• sq

      I think you make a better point than both Haley and Leandra combined.

  • tshirtshark

    This is very real to me right now. I think I’m on the fence. On the one hand I’m with Haley – in that it creates a model that I have been struggling to distance myself from. On the other – I am in a similar boat as Leandra. I will say being married probably changes how you absorb these sort of things. I used to think being married and being in an LTR were the same. But they’re not. You’re thoroughly locked in to one – and you have to pick your battles.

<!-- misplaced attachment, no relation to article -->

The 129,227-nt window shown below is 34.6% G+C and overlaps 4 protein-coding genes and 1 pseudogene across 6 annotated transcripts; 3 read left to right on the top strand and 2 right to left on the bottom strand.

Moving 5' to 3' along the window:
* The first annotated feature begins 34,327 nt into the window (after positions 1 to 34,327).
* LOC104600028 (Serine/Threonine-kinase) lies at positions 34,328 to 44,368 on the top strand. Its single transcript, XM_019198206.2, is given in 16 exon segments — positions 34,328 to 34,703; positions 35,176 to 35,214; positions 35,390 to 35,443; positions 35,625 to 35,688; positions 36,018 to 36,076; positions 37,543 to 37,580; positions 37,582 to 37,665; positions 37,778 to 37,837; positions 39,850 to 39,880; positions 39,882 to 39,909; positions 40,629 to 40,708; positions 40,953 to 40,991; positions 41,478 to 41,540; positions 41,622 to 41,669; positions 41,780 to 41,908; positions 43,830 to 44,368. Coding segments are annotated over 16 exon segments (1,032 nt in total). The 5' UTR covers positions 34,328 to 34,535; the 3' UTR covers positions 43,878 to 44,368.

• padutchchick

    Having had two husbands who cared not one whit for my happiness, I would not mind one that did! (yes, I know I’m responsible for my own. It just would be nice had they thought about me now and then. Ancient history!) But that being said, I still hear this a lot. A LOT. Especially from my boss, whose wife IS the boss. He even has a t-shirt that says “yes, dear.” There are sometimes I envy these women with highly cooperative husbands. I never even knew they existed.

  • kay